Sri Lanka: JVP leads campaign to impose budget burdens

By Nanda Wickramasinghe
21 December 2004

The Janatha Vimukthi Peramuna (JVP), which is part of the Sri Lankan government for the first time, is in the forefront of imposing the burden of last month’s budget on working people. The JVP joined with the Sri Lanka Freedom Party (SLFP) and other smaller parties in forming the United Peoples Freedom Alliance (UPFA) to contest the April general elections, promising to lift living standards.

The budget measures, however, fell well short of the UPFA’s election pledges. Of the promised 70 percent wage increase for government workers, it included a rise of only 40 percent spread out over more than a year and tied to a one-hour increase in the working day. Those on government pensions also received an increase. But already these rises to compensate for past inflation are being eroded by current price increases. The cost of living went up by 127 points to 3,826 in November alone.

The government’s ability to pay for these measures, as well as modest increases in spending on public education, health and other projects, is in doubt. The entire budget was premised on large increases in tax revenue and borrowings that, according to financial analysts, are unrealistic. If it is unable to reduce the large budget deficit, the government will immediately come under pressure from international financial institutions to axe its limited spending proposals.

The UPFA’s broken promises are already generating opposition and protests. With the SLFP, the Lanka Sama Samaja Party (LSSP) and the Communist Party deeply compromised by their previous terms of office, the JVP, which is based on a mixture of Sinhala extremism and populist demagogy, has taken the lead in fending off criticisms and insisting that working people have to make sacrifices.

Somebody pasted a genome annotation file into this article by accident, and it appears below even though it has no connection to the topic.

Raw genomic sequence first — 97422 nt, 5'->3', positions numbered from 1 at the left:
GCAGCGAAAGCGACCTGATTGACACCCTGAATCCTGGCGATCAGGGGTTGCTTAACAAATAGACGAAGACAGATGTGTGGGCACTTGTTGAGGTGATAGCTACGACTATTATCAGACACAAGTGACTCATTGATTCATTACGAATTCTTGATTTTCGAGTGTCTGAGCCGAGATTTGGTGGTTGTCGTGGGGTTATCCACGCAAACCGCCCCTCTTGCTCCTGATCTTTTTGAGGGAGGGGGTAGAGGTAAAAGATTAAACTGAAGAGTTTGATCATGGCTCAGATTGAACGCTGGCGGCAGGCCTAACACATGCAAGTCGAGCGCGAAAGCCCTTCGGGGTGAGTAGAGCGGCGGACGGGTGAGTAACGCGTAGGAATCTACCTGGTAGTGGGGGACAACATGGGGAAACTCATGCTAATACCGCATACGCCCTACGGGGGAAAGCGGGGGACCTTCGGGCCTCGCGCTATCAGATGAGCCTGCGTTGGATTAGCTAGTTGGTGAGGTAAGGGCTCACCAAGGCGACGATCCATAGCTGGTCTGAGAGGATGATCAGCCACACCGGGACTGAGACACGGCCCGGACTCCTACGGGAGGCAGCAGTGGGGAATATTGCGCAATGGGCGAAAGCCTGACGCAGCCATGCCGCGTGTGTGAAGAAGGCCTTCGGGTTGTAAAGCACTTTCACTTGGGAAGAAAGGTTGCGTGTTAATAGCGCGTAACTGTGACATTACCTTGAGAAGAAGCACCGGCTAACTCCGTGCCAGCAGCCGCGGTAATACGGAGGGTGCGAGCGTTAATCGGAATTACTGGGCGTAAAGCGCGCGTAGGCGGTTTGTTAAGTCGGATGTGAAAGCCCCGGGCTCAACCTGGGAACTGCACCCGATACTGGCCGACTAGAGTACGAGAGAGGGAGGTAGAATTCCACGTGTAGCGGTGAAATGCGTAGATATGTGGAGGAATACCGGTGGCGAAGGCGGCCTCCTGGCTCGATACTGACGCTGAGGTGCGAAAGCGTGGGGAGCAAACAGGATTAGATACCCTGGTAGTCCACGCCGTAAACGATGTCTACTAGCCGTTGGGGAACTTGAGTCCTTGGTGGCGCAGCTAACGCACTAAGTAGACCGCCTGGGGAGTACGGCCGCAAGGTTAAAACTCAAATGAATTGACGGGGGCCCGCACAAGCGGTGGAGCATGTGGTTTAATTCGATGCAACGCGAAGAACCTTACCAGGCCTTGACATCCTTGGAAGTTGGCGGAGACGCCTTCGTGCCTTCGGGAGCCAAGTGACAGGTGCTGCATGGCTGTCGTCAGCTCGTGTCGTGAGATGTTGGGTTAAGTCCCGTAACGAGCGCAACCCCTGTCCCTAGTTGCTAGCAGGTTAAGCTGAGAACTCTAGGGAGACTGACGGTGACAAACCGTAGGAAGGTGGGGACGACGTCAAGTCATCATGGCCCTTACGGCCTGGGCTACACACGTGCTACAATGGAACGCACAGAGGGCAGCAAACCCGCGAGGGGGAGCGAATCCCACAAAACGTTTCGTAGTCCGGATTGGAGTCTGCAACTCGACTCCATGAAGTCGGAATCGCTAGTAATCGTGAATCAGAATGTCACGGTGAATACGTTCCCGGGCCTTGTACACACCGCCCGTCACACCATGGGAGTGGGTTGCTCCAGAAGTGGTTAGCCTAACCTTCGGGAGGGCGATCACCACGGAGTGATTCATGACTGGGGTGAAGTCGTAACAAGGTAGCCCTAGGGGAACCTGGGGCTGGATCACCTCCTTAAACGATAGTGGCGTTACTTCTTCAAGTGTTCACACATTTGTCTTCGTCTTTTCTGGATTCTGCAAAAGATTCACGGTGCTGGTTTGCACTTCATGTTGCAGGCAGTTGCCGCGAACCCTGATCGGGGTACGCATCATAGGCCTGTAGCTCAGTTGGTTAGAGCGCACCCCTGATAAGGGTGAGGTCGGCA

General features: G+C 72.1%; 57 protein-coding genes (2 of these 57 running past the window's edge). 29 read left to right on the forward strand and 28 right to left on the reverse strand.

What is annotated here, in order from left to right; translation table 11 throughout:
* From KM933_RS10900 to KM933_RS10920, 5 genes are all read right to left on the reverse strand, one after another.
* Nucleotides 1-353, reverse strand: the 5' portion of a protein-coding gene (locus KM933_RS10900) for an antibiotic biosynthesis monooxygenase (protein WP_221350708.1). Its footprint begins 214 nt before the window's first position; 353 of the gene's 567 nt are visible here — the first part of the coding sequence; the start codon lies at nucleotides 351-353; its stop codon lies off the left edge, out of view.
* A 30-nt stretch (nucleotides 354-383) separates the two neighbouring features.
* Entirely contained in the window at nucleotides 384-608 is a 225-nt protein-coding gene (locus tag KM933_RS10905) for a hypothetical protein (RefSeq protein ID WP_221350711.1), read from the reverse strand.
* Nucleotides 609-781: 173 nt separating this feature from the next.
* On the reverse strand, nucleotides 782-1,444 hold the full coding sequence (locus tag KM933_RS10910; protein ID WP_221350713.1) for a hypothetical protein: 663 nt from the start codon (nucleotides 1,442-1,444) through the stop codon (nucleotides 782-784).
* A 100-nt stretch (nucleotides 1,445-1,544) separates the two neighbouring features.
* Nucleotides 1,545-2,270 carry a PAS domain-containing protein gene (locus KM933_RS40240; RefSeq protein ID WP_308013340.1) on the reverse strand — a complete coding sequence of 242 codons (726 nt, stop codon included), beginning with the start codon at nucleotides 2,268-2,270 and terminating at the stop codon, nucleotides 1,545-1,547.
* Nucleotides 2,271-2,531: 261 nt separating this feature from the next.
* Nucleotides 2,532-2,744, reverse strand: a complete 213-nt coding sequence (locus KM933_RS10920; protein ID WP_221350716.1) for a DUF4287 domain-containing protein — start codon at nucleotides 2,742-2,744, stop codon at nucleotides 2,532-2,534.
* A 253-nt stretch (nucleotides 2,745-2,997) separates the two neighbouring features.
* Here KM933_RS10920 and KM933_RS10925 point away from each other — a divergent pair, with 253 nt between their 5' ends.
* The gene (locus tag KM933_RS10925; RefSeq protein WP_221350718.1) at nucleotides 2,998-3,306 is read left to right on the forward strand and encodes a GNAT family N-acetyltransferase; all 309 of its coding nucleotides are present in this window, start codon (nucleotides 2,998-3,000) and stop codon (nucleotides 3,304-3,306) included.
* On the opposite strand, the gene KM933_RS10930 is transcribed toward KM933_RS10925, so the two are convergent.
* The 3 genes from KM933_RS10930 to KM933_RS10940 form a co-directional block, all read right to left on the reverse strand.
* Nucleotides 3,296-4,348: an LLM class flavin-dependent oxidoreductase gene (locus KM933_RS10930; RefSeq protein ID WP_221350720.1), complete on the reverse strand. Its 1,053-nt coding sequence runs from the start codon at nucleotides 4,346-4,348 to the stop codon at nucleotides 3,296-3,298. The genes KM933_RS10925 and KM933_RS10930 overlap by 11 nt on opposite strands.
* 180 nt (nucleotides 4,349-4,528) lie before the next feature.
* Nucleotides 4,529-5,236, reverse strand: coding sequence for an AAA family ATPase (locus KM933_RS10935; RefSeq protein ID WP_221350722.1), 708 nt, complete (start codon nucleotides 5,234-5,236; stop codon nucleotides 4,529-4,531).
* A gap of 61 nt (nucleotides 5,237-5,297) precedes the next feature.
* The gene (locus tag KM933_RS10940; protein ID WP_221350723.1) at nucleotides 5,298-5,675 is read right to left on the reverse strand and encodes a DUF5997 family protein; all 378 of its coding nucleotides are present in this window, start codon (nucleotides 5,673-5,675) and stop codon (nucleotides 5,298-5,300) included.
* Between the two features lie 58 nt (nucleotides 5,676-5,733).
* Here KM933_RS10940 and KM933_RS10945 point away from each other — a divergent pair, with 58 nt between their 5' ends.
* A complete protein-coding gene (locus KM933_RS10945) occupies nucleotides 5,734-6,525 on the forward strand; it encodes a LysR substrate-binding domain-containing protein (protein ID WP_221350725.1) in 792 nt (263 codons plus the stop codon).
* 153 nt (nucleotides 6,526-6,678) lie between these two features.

In parliament, the media and other forums, JVP cabinet ministers and MPs have aggressively defended the budget proposals. Its parliamentary group leader Wimal Weerawansa opened the budget debate for the government by characterising the opponents of the finance bill as “swine that shun milk-rice” for refusing to accept the budget’s supposed rewards.

Weerawansa made great play of the government’s refusal to meet with the IMF and World Bank prior to the budget. He immediately added, however, that “there is no going without the international community... [But] we should not become the followers of the international community. We should rise as one nation improving our own identity and then move with the international community.”

These comments are simply absurd. The Sri Lankan government has no choice but to go cap in hand to the international financial institutions to seek loans and the seal of approval necessary to attract foreign investment. The budget itself refers to the provision of funds from the World Bank and Asian Development Bank for “awakening programs” and Amunugama has already announced plans to meet IMF officials for discussions on the government’s policies.

Conscious that its own base of support, particularly in rural areas, could rapidly erode, the JVP lobbied prior to the budget for programs to ameliorate widespread economic hardship. After its announcement, however, the JVP MPs have outdone their partners in the ruling coalition in demanding that working people accept the budget measures.

The proposal to end the eight-hour working day provoked immediate and widespread resentment among workers. The finance minister was compelled to make a statement in parliament declaring that the longer hours would be “voluntary”. He immediately added that the trade unions aligned with the parties of the UPFA had indicated their intention to accept the measure.

The JVP, however, went one step further, insisting that the longer working day had to be compulsory. At the annual conference of the Lanka Postal Employees Trade Union in late November, JVP union leader and minister for rural development, Lal Kantha, told delegates: “We work 18 hours a day. Why can’t government workers do the same, we call upon the trade unions to opt voluntarily for an extra hour’s work.”

Lal launched into a vicious tirade against government workers, declaring: “In any government department there are those who freeload and sleep during work hours.... We must abolish this method of working.... It is the duty of the trade unions to inculcate the ‘work ethic’ amongst the workers.”